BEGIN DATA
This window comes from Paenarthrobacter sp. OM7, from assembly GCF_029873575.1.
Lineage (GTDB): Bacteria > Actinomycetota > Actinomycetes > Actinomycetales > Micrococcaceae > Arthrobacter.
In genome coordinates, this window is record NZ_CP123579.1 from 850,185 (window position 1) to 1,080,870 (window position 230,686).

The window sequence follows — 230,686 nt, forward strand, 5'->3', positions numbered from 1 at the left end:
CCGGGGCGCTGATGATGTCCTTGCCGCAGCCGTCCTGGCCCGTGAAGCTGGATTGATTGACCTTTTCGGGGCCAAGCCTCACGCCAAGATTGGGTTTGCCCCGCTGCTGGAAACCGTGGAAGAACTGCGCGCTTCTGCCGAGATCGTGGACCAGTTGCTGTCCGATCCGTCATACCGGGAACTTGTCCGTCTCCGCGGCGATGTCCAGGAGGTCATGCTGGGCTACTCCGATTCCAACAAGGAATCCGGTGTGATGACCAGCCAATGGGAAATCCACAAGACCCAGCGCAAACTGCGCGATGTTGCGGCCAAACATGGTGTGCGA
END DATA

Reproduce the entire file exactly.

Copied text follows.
This window comes from Paenarthrobacter sp. OM7, from assembly GCF_029873575.1.
Lineage (GTDB): Bacteria > Actinomycetota > Actinomycetes > Actinomycetales > Micrococcaceae > Arthrobacter.
In genome coordinates, this window is record NZ_CP123579.1 from 850,185 (window position 1) to 1,080,870 (window position 230,686).

The window sequence follows — 230,686 nt, forward strand, 5'->3', positions numbered from 1 at the left end:
CCGGGGCGCTGATGATGTCCTTGCCGCAGCCGTCCTGGCCCGTGAAGCTGGATTGATTGACCTTTTCGGGGCCAAGCCTCACGCCAAGATTGGGTTTGCCCCGCTGCTGGAAACCGTGGAAGAACTGCGCGCTTCTGCCGAGATCGTGGACCAGTTGCTGTCCGATCCGTCATACCGGGAACTTGTCCGTCTCCGCGGCGATGTCCAGGAGGTCATGCTGGGCTACTCCGATTCCAACAAGGAATCCGGTGTGATGACCAGCCAATGGGAAATCCACAAGACCCAGCGCAAACTGCGCGATGTTGCGGCCAAACATGGTGTGCGA